- volunteer ‘reading buddies’
- other pupils: peer tutoring, circle of friends, buddying (any of these will require careful planning, possibly some ‘training’ and a nominated person to steer and monitor).
When to schedule intervention work and when and where to timetable in-class support can involve some difficult decisions. School situations are too diverse for any generic guidance to be very useful, but I will venture to mention two important issues:
- Think carefully about the relative merits of in-class v withdrawal support: social consequences; pupils’ levels of concentration/distractions; providing good role models; quality of experience.
- Make sure that pupils withdrawn from lessons for individual or small group support do not regularly miss something happening back in the classroom that they enjoy/are good at.
Quality first teaching
Remember the importance of being proactive in your role of supporting children who do not learn easily. It’s understandable that SENCOs concentrate on various ‘catch-up’ approaches, but working alongside colleagues to help them develop effective inclusive approaches in the classroom can help to minimise the number of children who may later need additional help. Technology can also make a huge difference to improving access to the curriculum for children with SEN. Why not designate a TA to look into this thoroughly, perhaps attending a training course by a specialist provider, such as Inclusive Technology, and disseminate to the rest of the staff how software such as Clicker can really enhance teaching and learning.
SEN News The Audit Commission has produced a resource pack encouraging schools to bring together the financial information they hold in broad terms in a more structured way. It also encourages schools to identify in detail the total amount spent on SEN/AEN derived from individual interventions and provision maps, both at the end of the financial year and during the financial year. This approach builds up the overall spend on SEN/AEN by costing all the activity and interventions provided for individual pupils and groups of pupils.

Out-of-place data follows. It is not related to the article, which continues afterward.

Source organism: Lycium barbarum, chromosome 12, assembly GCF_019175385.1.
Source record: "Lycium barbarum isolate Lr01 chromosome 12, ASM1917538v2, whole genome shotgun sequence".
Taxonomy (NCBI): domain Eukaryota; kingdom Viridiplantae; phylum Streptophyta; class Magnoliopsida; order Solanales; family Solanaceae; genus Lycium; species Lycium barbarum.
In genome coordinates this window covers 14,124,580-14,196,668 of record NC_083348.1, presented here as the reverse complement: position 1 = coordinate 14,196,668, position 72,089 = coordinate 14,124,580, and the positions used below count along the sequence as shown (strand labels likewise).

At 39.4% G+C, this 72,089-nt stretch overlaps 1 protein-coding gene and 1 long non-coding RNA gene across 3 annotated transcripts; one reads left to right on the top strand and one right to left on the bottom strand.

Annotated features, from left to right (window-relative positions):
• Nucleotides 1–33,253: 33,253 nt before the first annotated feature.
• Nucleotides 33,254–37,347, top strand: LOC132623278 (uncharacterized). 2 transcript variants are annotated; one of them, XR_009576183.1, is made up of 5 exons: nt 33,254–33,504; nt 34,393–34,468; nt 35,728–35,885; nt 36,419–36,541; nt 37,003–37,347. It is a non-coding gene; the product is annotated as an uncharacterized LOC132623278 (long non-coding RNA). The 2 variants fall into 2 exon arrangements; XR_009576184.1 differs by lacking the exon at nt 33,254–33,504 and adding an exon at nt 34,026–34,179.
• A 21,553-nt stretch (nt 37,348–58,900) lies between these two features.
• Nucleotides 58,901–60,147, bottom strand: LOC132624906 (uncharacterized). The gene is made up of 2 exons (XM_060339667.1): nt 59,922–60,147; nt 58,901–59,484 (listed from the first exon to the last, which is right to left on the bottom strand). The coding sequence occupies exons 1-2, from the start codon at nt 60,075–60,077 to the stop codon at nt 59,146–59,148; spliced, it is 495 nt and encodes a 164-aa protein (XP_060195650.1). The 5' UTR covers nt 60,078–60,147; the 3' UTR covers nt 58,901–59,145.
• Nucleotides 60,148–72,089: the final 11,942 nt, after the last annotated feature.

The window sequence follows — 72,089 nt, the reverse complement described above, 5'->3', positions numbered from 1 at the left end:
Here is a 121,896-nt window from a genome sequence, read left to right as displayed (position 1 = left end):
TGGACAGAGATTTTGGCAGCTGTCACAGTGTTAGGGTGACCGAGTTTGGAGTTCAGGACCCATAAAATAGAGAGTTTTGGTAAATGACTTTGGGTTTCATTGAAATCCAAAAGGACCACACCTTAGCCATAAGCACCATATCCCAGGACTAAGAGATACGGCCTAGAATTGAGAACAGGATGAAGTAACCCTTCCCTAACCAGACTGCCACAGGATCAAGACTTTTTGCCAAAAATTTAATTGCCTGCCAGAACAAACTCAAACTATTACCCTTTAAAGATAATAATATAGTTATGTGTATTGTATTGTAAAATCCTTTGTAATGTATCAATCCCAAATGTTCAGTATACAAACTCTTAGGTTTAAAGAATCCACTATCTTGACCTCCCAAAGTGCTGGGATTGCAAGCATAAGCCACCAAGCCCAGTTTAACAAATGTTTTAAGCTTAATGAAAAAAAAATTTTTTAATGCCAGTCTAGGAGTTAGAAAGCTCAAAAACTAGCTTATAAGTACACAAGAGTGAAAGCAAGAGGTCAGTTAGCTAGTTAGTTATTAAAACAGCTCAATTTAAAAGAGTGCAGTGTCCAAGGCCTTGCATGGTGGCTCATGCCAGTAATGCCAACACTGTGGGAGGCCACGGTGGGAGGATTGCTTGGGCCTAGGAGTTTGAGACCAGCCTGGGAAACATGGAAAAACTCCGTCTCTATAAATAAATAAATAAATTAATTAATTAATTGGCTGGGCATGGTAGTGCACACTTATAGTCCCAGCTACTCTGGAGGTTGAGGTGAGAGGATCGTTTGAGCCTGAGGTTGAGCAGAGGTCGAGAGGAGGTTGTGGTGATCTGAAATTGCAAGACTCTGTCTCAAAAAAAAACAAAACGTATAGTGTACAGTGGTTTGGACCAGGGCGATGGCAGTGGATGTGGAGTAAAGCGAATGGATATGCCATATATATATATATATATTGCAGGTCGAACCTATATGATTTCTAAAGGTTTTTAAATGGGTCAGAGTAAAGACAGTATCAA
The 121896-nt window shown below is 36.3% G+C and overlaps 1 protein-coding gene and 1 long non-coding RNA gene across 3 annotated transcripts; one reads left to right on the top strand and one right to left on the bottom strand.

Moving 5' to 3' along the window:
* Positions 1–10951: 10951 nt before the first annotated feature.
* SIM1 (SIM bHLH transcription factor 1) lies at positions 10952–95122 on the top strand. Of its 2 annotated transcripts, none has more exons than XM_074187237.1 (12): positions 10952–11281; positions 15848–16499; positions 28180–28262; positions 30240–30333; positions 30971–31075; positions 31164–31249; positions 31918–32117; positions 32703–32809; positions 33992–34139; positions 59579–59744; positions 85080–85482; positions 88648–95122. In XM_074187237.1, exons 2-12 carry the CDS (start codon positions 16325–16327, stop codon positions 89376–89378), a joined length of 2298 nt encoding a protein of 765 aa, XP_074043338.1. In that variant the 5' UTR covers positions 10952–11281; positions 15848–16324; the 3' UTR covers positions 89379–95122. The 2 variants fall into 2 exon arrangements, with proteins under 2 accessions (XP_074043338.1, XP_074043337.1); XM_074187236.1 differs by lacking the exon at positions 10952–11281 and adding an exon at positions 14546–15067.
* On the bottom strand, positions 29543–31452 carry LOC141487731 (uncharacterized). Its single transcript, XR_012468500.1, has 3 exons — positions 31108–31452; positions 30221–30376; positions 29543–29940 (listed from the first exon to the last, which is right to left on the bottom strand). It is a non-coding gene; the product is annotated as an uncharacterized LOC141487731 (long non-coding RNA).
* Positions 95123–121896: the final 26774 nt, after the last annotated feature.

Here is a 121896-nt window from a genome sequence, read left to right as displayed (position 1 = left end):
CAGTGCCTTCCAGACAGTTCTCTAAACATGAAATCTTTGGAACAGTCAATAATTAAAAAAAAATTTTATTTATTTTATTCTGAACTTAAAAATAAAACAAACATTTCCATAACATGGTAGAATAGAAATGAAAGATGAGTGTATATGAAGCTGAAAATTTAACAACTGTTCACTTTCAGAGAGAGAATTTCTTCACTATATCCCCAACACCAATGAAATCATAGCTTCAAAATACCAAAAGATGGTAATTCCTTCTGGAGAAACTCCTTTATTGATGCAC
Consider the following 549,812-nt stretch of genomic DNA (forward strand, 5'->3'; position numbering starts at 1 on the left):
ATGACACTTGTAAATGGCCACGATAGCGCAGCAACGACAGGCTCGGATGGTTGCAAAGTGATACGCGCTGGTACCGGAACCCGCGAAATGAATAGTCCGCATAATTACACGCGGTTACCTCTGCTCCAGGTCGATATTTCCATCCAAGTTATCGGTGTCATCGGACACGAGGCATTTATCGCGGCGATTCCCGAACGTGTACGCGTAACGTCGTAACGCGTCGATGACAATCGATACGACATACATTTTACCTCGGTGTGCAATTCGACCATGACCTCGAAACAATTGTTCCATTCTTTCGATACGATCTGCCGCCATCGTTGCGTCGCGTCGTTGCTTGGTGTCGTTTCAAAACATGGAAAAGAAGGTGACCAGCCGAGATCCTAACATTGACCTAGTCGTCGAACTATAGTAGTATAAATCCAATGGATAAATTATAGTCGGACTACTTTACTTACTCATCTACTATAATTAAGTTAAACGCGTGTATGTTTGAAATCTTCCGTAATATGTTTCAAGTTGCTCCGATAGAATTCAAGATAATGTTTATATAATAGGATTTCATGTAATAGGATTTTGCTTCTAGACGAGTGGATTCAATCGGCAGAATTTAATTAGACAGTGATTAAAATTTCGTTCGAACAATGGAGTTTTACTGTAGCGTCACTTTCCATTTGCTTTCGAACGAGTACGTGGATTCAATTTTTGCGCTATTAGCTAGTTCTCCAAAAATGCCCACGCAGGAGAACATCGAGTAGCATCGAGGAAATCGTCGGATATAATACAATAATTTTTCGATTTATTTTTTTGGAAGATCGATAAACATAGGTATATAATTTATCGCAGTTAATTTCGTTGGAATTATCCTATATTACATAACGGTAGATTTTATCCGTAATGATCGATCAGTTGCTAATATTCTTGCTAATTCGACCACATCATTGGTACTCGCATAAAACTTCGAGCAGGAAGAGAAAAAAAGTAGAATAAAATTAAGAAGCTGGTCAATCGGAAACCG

The resource pack is a voluntary improvement tool. It includes a seven-stage model for SEN/AEN value for money, covering budgets and spend, needs assessment, provision and evaluation. Its self-review format prompts information gathering so that schools can bring together all relevant management information and build a picture of their current practice in one place. Papers linked to the questions provide explanation of the themes and real examples of good practice in schools, gathered through fieldwork. The papers include hyperlinks to other websites and to documents providing further information, including statutory guidance and relevant legislation. An action plan − the final stage in the process − is generated from responses to the self-assessment.
This e-bulletin issue was first published in May 2008
About the author: Linda Evans is the author of SENCO Week. She was a teacher/SENCO/adviser/inspector, before joining the publishing world. She now works as a freelance writer, editor and part-time college tutor.